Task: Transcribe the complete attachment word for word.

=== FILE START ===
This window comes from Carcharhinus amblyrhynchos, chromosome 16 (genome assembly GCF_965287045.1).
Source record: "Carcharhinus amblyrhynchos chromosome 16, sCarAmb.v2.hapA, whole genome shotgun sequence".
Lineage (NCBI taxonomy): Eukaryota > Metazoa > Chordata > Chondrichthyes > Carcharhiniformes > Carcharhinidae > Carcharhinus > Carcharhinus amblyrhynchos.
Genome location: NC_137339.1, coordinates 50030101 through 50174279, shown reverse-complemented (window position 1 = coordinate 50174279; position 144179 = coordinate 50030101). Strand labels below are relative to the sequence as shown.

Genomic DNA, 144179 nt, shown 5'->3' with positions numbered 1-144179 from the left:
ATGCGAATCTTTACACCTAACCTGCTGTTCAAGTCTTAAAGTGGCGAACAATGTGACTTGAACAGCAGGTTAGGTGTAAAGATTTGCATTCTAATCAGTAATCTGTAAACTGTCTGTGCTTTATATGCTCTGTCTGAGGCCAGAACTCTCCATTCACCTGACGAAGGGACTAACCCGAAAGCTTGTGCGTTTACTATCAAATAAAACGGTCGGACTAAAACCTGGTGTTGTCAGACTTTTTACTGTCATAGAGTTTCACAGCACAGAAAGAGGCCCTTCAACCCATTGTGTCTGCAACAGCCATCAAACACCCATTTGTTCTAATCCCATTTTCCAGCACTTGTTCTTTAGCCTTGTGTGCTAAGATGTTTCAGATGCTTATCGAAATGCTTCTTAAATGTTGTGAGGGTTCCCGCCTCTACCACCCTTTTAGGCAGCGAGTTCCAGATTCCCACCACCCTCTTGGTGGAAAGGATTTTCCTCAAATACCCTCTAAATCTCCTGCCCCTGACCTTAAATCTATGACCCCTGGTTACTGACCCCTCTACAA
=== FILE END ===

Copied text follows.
This window comes from Carcharhinus amblyrhynchos, chromosome 16 (genome assembly GCF_965287045.1).
Source record: "Carcharhinus amblyrhynchos chromosome 16, sCarAmb.v2.hapA, whole genome shotgun sequence".
Lineage (NCBI taxonomy): Eukaryota > Metazoa > Chordata > Chondrichthyes > Carcharhiniformes > Carcharhinidae > Carcharhinus > Carcharhinus amblyrhynchos.
Genome location: NC_137339.1, coordinates 50030101 through 50174279, shown reverse-complemented (window position 1 = coordinate 50174279; position 144179 = coordinate 50030101). Strand labels below are relative to the sequence as shown.

Genomic DNA, 144179 nt, shown 5'->3' with positions numbered 1-144179 from the left:
ATGCGAATCTTTACACCTAACCTGCTGTTCAAGTCTTAAAGTGGCGAACAATGTGACTTGAACAGCAGGTTAGGTGTAAAGATTTGCATTCTAATCAGTAATCTGTAAACTGTCTGTGCTTTATATGCTCTGTCTGAGGCCAGAACTCTCCATTCACCTGACGAAGGGACTAACCCGAAAGCTTGTGCGTTTACTATCAAATAAAACGGTCGGACTAAAACCTGGTGTTGTCAGACTTTTTACTGTCATAGAGTTTCACAGCACAGAAAGAGGCCCTTCAACCCATTGTGTCTGCAACAGCCATCAAACACCCATTTGTTCTAATCCCATTTTCCAGCACTTGTTCTTTAGCCTTGTGTGCTAAGATGTTTCAGATGCTTATCGAAATGCTTCTTAAATGTTGTGAGGGTTCCCGCCTCTACCACCCTTTTAGGCAGCGAGTTCCAGATTCCCACCACCCTCTTGGTGGAAAGGATTTTCCTCAAATACCCTCTAAATCTCCTGCCCCTGACCTTAAATCTATGACCCCTGGTTACTGACCCCTCTACAA